If I hadn’t let myself, finally (at 50!), write something about adoption, I wouldn’t have been invited by the fabulously famous author to stay in her N.Y.C. apartment so I could write a book about being an adoptee. If I hadn’t written the book, I wouldn’t have known how much being relinquished and adopted had affected me. If I hadn’t known that, I wouldn’t have listened to the podcast Adoptees On by Haley Radke. If I hadn’t listened to that show, I wouldn’t have written to Haley and told her I was her #1 fan. If I hadn’t written my book and written to Haley, I wouldn’t have been a guest on her show and Pam Cordano wouldn’t have heard me talk about Write or Die and booked a session with me. If she hadn’t booked a session, we wouldn’t have met a month later and become friends. If we hadn’t become friends, I wouldn’t have thought that hanging out with other adoptees might be an empowering thing instead of being a pathetic grief bath (yes! That’s how I thought! That’s how highly I respected my own feelings of grief before I came out of the fog!). If we hadn’t created the adoptee retreats, there are so many of my now-favorite people that I would never have even MET!!
That is so unthinkable!! What would my life even be like without my tribe?
Tomorrow a new retreat starts. The last one had people from, I think, nine different states. People commit time and resources to come to these retreats, and Pam and I take this very, very seriously. We see it as a crucial part of our life’s work. We heard the call of each other, responded, and began to thrive in ways we hadn’t known were possible. After a lifetime of watching professional tennis players hit amazing shots back and forth, it felt like we’d finally become those players, for when you meet someone who understands the way your brain works, anything is possible. It’s all about game on.
We also heard the call of the adoptee community and we are responding. So many people are responding to the call: Amy Geller, Pam Kroskie, Lesli Johnson, Eryn McEwan Seavey, Sherrie Eldridge, April Dinwoodie, Ridgehaus, Derek Frank, Joyce Maguire Paveo, Pam Greenstone, Marci Purcell. Shoot. I knew there would be problems if I started a list. There are so many important people not here. Really important. Life changers. People I love.
However, the fact remains that too many adoptees are deeply suffering in their lives, in their relationships, in their own skin. The world thinks finding a baby a “forever home” is the beautiful end to a story when, in fact, it is part of a complicated set of circumstances that, I believe, damage a baby’s brain development, and sense of safety and well-being.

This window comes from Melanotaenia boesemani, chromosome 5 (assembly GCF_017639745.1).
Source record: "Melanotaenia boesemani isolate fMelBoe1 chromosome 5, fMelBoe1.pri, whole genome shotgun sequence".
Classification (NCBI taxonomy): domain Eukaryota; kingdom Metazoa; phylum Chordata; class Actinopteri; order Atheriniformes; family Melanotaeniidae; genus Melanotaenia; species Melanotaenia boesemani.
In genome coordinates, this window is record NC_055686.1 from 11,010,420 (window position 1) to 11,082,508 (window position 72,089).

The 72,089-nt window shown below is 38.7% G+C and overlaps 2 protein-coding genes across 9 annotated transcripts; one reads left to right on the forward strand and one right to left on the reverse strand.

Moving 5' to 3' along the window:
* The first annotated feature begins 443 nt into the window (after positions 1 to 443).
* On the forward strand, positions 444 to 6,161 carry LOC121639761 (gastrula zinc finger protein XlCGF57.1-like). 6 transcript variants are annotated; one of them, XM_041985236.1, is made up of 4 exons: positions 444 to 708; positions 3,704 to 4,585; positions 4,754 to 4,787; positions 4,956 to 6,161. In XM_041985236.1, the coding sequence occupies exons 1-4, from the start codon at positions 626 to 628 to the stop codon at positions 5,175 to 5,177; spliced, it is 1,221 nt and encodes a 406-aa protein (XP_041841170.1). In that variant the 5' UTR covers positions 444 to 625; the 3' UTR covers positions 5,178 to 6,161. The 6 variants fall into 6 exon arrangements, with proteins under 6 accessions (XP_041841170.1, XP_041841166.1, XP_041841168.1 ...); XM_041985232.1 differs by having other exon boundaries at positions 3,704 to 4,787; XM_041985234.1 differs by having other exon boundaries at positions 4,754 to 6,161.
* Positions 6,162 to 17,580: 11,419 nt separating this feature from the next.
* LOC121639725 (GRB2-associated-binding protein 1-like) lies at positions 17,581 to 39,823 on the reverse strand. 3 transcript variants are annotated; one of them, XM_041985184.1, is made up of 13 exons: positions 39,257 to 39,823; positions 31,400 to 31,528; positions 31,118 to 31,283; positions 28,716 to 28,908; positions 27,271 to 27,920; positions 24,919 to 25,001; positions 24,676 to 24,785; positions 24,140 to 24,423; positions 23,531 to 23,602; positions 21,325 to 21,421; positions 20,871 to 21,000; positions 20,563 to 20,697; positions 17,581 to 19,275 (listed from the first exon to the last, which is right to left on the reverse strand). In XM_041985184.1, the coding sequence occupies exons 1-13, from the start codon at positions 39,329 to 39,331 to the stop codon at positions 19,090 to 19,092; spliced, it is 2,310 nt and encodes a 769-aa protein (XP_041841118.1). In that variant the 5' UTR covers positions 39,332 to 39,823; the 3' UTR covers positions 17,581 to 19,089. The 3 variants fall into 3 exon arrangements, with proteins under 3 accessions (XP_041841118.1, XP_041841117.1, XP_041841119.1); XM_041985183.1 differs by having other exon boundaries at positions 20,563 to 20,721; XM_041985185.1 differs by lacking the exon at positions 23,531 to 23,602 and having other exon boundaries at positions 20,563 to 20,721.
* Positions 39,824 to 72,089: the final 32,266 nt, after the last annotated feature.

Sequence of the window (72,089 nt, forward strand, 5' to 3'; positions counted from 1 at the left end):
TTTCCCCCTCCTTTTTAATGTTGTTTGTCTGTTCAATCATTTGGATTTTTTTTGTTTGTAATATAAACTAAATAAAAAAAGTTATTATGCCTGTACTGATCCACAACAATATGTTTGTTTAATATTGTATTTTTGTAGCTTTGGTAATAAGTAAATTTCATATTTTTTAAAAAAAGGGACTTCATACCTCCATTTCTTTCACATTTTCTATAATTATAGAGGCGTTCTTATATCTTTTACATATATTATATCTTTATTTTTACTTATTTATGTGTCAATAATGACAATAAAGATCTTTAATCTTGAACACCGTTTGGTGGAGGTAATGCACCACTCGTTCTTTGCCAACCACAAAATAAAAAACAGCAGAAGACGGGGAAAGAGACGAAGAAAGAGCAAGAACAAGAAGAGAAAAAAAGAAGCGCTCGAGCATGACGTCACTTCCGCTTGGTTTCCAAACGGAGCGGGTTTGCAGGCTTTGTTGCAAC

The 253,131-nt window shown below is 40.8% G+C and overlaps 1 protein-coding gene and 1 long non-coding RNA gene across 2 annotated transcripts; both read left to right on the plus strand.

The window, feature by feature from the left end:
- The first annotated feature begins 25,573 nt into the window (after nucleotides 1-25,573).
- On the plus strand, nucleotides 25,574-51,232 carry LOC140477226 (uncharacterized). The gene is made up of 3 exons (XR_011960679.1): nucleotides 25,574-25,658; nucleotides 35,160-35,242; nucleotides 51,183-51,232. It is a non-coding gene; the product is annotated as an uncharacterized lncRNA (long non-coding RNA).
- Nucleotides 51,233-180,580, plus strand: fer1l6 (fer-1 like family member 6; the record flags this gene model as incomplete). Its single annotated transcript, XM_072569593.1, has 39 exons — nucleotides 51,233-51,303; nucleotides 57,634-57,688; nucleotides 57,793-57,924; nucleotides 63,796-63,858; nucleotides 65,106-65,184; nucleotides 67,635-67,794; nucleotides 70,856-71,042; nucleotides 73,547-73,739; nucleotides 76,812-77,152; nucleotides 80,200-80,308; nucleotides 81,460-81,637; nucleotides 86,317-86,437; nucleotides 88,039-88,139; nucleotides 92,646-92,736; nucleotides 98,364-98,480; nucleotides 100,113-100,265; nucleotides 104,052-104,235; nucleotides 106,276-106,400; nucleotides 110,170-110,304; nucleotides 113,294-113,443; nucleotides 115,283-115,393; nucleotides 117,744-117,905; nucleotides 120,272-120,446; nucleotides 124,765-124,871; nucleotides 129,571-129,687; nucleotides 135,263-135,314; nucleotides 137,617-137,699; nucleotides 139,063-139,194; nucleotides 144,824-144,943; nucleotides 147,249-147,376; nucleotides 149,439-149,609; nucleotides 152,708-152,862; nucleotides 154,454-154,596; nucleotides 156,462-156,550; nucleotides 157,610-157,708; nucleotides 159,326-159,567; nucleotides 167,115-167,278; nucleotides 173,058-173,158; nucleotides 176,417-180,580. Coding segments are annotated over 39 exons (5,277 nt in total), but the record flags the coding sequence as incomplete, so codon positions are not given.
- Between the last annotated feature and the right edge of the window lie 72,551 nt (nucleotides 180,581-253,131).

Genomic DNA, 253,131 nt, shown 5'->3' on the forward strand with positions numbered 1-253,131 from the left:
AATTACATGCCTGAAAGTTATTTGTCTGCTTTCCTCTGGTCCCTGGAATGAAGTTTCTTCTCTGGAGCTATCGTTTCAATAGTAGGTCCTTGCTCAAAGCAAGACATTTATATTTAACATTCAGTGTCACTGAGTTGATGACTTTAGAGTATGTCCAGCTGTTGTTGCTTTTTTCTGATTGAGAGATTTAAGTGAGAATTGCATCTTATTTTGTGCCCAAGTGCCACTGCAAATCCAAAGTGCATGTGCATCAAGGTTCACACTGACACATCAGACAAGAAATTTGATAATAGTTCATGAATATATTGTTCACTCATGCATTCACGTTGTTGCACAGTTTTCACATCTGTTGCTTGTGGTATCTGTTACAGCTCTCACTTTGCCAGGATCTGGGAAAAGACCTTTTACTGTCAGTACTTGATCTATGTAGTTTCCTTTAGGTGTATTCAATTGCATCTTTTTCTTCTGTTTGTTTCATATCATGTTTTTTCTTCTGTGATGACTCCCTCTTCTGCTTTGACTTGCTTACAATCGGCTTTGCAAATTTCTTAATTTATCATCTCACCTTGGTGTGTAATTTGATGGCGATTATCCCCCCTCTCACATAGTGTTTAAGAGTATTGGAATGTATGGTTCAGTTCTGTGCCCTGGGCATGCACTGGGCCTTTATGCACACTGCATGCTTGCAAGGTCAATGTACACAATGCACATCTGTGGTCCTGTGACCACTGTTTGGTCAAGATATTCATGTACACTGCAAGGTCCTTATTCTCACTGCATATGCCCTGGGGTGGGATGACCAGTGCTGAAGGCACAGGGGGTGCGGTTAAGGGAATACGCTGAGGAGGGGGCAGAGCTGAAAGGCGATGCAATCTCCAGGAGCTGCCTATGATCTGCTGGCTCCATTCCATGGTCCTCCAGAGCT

And so I retreat with Pam and small group of others.
Can you imagine you are a fish who has lived in a tank with water that is three degrees either too hot or too cold for your system and then, one day, you travel to another tank where the water exactly matches your core temperature? Suddenly there’s so much NOT to notice. So much discomfort that IS NOT PRESENT. It’s like letting go of a pencil after unconsciously gripping it for a day or like taking off a pair of a size-too-small pants. It’s like kicking off your concrete shoes and running in a new pair of Nikes. Oh, the ease of like-minded community!! The relief. The joy. The doors that swing open. The pain that exits.
When I met Pam, the temperature in my world started to better match my own. All you need is one true friend to start the domino effect of I belong. A sense of belonging leads to generosity. If you feel cared for and about, you have more space to care for and about others. The hungry ghost morphs into a source of power and inspiration for the larger community. Miracles happen. Love rules the roost. Kindness sits in the driver’s seat.
So even though it took me a full day to get here, by the day’s end I was euphoric. Yes, getting here was both expensive and physically taxing, but true adventure is a journey not a picnic. Change and growth involve effort and a willingness to sit with discomfort. For adoptees in particular, stepping out of what feels familiar and known can be a challenge. But what if we are bolstered by the communal strength of others to find our own? What if we, as adoptees, act as a tribe that exists for the well-being of all touched by early mother loss, and, by proxy, for the well-being of all?
Don’t you see that, as April Dinwoodie argues, adoptees have so much to teach the world?
The adoptees are coming. I can hear them packing their bags, packing snacks for the road, kissing loved ones goodbye.
They are leaving what they know for someplace new because they believe things can be better. Because they have hearts that beat out a wild hope that life can, finally, feel like home.
And so they are on their way.